“We are getting reports of arrests and violence in the Kidal area, notably concerning the songhaï, peul and bella communities, because of the colour of their skin” said Philippe Lalliot, spokesperson for France’s ministry of foreign affairs.
He called for the release of those detained, expressing his wish that a negotiated solution be found to the situation in Kidal, and asking “all parties concerned” to respect human rights.
On Sunday, residents of Kidal told journalists that members of the MNLA tuareg rebel movement had attacked black people in the town, in an attempt to drive them out and towards Gao, further south.
MNLA spokesperson Mossa Ag Attaher denies that the group is targeting black residents and insists instead that it is searching for “infiltrators” sent by the Mali authorities.
The group says several dozen people, including an officer in the Malian army, have been arrested by its fighters in Kidal.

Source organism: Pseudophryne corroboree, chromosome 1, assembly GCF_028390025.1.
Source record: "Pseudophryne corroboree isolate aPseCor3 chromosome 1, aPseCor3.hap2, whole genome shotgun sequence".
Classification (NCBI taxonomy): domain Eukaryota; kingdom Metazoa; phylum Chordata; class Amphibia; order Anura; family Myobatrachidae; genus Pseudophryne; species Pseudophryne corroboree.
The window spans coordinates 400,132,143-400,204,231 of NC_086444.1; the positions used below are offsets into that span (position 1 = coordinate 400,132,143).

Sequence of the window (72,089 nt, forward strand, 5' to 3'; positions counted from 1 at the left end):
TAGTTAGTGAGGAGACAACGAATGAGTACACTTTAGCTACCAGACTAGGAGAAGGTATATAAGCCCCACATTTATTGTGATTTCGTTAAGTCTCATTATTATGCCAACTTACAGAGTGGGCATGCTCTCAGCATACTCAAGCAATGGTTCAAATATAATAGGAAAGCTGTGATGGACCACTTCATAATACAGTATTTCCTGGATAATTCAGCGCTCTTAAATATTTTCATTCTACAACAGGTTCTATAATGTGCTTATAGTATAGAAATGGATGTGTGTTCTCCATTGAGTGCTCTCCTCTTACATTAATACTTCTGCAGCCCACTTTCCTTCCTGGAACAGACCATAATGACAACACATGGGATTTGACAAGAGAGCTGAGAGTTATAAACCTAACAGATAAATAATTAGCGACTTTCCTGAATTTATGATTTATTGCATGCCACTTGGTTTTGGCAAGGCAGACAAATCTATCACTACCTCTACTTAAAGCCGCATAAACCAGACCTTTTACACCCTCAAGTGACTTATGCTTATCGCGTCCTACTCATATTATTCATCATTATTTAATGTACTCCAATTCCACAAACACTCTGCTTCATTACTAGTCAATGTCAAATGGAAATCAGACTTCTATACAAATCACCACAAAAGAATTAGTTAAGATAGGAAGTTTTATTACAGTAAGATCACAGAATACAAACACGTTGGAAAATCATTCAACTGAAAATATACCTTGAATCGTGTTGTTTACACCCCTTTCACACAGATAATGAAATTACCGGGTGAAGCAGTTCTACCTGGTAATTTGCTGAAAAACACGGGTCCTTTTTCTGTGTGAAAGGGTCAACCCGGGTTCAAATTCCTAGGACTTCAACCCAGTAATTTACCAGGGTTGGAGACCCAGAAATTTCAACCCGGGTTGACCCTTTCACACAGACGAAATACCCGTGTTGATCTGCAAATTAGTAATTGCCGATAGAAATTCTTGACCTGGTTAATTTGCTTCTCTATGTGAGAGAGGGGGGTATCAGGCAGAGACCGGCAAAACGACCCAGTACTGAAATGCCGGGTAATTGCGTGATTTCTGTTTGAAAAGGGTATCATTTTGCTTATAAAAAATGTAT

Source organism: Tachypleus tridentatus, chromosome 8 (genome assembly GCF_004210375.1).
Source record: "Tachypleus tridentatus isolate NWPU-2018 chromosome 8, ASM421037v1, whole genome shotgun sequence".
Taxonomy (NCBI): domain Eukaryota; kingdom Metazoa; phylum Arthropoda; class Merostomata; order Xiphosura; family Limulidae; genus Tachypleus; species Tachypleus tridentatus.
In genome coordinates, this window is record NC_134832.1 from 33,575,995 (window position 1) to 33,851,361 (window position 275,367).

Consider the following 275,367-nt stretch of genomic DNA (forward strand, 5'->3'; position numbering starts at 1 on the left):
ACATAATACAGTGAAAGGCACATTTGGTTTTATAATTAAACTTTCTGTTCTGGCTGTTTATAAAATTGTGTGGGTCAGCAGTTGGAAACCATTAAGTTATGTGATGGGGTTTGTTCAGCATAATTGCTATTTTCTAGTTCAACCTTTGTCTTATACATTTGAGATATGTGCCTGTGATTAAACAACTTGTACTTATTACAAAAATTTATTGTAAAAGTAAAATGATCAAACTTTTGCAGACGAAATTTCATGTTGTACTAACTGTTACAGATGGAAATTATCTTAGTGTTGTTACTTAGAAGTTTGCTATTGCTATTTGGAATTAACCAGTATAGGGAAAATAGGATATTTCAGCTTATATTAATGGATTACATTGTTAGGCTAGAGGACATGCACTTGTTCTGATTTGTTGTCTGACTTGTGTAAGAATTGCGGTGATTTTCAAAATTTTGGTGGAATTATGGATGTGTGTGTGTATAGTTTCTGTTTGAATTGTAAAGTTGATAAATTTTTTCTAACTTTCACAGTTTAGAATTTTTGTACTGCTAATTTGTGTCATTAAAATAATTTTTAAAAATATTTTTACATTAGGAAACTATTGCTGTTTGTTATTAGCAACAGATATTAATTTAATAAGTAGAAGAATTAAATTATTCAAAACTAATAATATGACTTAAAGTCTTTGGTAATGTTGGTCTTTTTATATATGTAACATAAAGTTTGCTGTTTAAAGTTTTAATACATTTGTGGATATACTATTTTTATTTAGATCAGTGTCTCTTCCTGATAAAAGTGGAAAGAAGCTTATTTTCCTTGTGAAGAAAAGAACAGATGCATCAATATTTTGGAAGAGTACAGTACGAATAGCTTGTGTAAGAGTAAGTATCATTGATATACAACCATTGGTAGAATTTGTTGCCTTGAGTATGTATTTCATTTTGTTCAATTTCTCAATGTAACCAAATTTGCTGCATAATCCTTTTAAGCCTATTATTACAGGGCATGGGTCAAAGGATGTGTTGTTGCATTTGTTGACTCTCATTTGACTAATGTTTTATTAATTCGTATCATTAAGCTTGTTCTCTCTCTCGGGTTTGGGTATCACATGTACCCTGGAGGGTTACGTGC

Mossa Ag Attaher, was speaking from Ouagadougou, where he was taking part in talks organised by the mediating country, Burkina Faso, about the organisation of presidential elections at the end of July in Mali.
At the request of the Malian president, in January France’s president François Hollande ordered French forces to intervene in Mali, to stop the advance of islamist fighters southwards towards the capial, Bamako.
The islamists in the north were in alliance with some Tuaregs who want autonomy and resent the Bamako authorities.
There has long been animosity and suspicion between the nomadic, lighter-skinned Tuareg people in Mali and the darker-skinned population.